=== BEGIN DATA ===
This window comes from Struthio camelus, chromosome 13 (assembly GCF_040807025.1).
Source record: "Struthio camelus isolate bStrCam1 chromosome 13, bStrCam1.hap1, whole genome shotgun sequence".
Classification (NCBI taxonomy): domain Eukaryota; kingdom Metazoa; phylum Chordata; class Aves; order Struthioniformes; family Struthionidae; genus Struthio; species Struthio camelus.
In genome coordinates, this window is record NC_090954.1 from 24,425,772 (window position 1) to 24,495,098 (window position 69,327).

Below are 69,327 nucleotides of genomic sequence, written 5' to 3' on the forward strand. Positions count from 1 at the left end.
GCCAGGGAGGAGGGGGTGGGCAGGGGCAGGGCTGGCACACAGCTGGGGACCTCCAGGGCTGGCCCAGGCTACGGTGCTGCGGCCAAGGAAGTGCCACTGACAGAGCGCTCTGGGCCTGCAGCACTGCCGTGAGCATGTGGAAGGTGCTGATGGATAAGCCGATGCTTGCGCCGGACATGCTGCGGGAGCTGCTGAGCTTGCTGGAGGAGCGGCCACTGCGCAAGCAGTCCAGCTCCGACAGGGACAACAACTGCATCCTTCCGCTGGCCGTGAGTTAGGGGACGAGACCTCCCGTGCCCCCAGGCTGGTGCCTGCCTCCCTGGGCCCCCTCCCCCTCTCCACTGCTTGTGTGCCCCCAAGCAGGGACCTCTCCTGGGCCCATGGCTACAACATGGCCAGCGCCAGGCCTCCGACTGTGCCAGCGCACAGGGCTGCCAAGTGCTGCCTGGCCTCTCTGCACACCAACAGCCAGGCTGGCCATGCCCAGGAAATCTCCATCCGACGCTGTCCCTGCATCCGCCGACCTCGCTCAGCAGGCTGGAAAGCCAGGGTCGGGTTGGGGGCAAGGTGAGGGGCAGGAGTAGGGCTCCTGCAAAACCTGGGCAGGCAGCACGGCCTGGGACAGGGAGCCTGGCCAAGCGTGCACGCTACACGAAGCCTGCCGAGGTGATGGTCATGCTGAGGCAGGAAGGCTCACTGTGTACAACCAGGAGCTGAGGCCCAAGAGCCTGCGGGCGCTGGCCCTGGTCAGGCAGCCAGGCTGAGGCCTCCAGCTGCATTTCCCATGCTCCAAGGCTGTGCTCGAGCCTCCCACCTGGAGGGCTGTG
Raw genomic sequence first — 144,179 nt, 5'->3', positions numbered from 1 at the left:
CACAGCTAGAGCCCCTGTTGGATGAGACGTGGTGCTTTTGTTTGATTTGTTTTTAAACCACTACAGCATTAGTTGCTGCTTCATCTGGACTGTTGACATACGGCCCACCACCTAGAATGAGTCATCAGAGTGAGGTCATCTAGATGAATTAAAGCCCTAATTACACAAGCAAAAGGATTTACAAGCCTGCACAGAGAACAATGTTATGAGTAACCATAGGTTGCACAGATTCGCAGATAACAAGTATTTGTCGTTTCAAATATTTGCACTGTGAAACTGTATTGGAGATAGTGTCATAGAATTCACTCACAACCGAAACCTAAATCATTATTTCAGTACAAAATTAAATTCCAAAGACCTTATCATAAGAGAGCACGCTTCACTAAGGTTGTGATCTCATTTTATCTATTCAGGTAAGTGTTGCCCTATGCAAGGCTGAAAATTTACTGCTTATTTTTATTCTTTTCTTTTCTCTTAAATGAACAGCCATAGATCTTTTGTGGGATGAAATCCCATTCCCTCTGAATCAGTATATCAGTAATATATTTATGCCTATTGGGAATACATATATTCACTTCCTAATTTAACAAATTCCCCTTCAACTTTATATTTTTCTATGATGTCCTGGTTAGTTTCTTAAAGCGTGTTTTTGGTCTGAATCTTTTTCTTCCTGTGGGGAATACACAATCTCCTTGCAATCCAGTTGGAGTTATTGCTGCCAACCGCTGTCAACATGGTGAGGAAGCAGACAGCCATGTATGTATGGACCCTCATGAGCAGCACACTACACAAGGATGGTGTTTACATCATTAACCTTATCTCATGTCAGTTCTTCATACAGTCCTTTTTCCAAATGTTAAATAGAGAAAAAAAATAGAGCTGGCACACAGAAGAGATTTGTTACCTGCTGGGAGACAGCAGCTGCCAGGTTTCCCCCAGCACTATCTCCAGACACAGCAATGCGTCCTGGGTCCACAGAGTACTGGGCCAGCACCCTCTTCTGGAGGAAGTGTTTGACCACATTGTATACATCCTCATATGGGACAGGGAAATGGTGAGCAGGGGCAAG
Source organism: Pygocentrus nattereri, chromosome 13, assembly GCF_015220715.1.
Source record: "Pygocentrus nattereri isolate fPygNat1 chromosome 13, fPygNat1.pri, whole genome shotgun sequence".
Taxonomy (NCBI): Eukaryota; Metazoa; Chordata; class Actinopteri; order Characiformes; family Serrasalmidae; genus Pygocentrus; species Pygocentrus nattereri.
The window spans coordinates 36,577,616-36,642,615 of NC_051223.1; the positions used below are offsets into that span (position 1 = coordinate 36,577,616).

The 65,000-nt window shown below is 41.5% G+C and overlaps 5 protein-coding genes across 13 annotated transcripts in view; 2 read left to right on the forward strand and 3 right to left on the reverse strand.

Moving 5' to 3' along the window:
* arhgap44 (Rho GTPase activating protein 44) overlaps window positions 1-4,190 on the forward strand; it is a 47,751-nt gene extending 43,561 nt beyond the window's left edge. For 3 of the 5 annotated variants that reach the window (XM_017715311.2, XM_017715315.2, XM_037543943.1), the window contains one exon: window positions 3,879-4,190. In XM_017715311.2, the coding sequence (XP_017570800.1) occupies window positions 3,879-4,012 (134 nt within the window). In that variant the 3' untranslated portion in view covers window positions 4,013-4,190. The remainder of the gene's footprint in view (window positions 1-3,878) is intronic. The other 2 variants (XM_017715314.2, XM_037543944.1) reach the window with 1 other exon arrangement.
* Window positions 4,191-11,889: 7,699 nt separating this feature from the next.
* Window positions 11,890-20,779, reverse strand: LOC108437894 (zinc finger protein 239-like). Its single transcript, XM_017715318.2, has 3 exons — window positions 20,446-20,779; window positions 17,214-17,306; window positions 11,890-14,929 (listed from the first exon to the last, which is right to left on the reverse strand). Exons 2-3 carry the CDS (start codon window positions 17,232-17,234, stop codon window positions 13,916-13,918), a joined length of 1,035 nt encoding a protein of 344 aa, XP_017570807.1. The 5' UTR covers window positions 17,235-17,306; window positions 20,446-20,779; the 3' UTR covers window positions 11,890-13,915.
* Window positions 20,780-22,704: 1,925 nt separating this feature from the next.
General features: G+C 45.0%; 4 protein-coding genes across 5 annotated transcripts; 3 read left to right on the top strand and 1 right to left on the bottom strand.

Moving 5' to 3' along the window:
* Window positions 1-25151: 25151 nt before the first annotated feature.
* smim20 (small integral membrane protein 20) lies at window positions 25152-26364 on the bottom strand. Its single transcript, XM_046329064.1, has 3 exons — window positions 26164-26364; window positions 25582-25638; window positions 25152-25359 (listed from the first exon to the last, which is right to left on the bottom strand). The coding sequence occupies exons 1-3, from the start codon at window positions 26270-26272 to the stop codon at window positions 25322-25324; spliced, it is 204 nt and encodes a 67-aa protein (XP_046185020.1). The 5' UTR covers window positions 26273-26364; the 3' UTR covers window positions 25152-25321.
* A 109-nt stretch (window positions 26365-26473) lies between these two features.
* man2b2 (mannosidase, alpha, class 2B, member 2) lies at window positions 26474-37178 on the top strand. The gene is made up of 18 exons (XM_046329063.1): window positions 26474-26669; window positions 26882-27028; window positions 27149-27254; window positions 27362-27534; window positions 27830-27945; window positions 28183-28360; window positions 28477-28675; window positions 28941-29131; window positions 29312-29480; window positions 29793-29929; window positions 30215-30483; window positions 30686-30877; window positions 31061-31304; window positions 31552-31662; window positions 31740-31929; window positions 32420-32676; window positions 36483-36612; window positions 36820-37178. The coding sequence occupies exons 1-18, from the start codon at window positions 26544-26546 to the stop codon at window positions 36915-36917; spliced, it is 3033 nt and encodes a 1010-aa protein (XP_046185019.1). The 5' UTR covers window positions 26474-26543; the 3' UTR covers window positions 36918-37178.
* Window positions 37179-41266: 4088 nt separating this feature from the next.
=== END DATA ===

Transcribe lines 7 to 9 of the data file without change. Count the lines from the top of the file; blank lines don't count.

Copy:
Raw genomic sequence first — 144,179 nt, 5'->3', positions numbered from 1 at the left:
CACAGCTAGAGCCCCTGTTGGATGAGACGTGGTGCTTTTGTTTGATTTGTTTTTAAACCACTACAGCATTAGTTGCTGCTTCATCTGGACTGTTGACATACGGCCCACCACCTAGAATGAGTCATCAGAGTGAGGTCATCTAGATGAATTAAAGCCCTAATTACACAAGCAAAAGGATTTACAAGCCTGCACAGAGAACAATGTTATGAGTAACCATAGGTTGCACAGATTCGCAGATAACAAGTATTTGTCGTTTCAAATATTTGCACTGTGAAACTGTATTGGAGATAGTGTCATAGAATTCACTCACAACCGAAACCTAAATCATTATTTCAGTACAAAATTAAATTCCAAAGACCTTATCATAAGAGAGCACGCTTCACTAAGGTTGTGATCTCATTTTATCTATTCAGGTAAGTGTTGCCCTATGCAAGGCTGAAAATTTACTGCTTATTTTTATTCTTTTCTTTTCTCTTAAATGAACAGCCATAGATCTTTTGTGGGATGAAATCCCATTCCCTCTGAATCAGTATATCAGTAATATATTTATGCCTATTGGGAATACATATATTCACTTCCTAATTTAACAAATTCCCCTTCAACTTTATATTTTTCTATGATGTCCTGGTTAGTTTCTTAAAGCGTGTTTTTGGTCTGAATCTTTTTCTTCCTGTGGGGAATACACAATCTCCTTGCAATCCAGTTGGAGTTATTGCTGCCAACCGCTGTCAACATGGTGAGGAAGCAGACAGCCATGTATGTATGGACCCTCATGAGCAGCACACTACACAAGGATGGTGTTTACATCATTAACCTTATCTCATGTCAGTTCTTCATACAGTCCTTTTTCCAAATGTTAAATAGAGAAAAAAAATAGAGCTGGCACACAGAAGAGATTTGTTACCTGCTGGGAGACAGCAGCTGCCAGGTTTCCCCCAGCACTATCTCCAGACACAGCAATGCGTCCTGGGTCCACAGAGTACTGGGCCAGCACCCTCTTCTGGAGGAAGTGTTTGACCACATTGTATACATCCTCATATGGGACAGGGAAATGGTGAGCAGGGGCAAG
Source organism: Pygocentrus nattereri, chromosome 13, assembly GCF_015220715.1.